The Mylla Cabin Inspired By Hytte

When was the last time you considered a house move? SATORI & SCOUT are guessing that the answer is either 'never' or 'yesterday'. How about moving to a remote part of North Oslo (Norway)?

Located in such a beautiful part of Norway, this cabin-like home overlooks Mylla Lake and has distinctive features such as four pitched roofs to frame views and create protected external spaces. The tall roofscapes may be a bold gesture but entirely necessary given the amount of snow this home may receive in wintery months. Designed by Mork-Ulnes Architects, the homeowners are geologists and of course, such a part of the country is rife with their interests. An elevated home amongst a plethora of forests and tundra-like landscape forms, this cosy (heated) home includes a wonderful communal kitchen and living space with three bedrooms, two bathrooms and a home sauna to service. Inspired by the Norweigian housetype 'Hytte' - a small shelter of compact rooms - this Mylla cabin is all about the simple life yet not without modern appliances and generous living space.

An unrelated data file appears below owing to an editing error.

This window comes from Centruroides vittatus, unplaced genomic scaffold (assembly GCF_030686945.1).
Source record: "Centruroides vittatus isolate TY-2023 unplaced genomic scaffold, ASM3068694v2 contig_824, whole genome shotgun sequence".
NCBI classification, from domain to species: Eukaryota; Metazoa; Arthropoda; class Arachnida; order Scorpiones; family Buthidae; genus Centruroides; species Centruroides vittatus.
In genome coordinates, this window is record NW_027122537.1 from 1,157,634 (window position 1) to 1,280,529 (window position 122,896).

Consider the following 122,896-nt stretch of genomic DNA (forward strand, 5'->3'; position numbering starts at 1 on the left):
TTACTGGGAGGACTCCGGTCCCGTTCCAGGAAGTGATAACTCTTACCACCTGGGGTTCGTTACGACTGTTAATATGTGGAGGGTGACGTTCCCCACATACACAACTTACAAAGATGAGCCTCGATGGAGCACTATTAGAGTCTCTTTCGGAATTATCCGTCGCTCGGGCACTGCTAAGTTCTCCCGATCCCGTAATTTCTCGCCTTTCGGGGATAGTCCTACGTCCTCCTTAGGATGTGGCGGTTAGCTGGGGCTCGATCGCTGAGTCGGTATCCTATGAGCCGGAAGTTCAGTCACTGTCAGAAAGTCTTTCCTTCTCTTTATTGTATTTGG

Arranged like a pinwheel about the kitchen living space, in having such a form, patio spaces are easily created and wonderfully sheltered; in doing so, the sun and views at different times of day can all be experienced. The resulting layout allows each bedroom a certain amount of privacy. As Casper Mork-Ulnes of Mork-Ulnes explains, "...the pinwheel plan and sloping roof form is derived from the climate, the desire to separate the bedrooms for privacy and to offer contrasting views from each room. In that sense, the building is a very straightforward response to its context, while at the same time generating a unique experience." A home of one continual material (pine plywood), each space flows into one another and whilst different rooms service different functions, this home's continuation certainly makes for a cosy welcoming. A space-saving compact home solution, is this up with the best of Nordic home retreats? Discover more about the architect's project at:

Photography credit : Bruce Damonte

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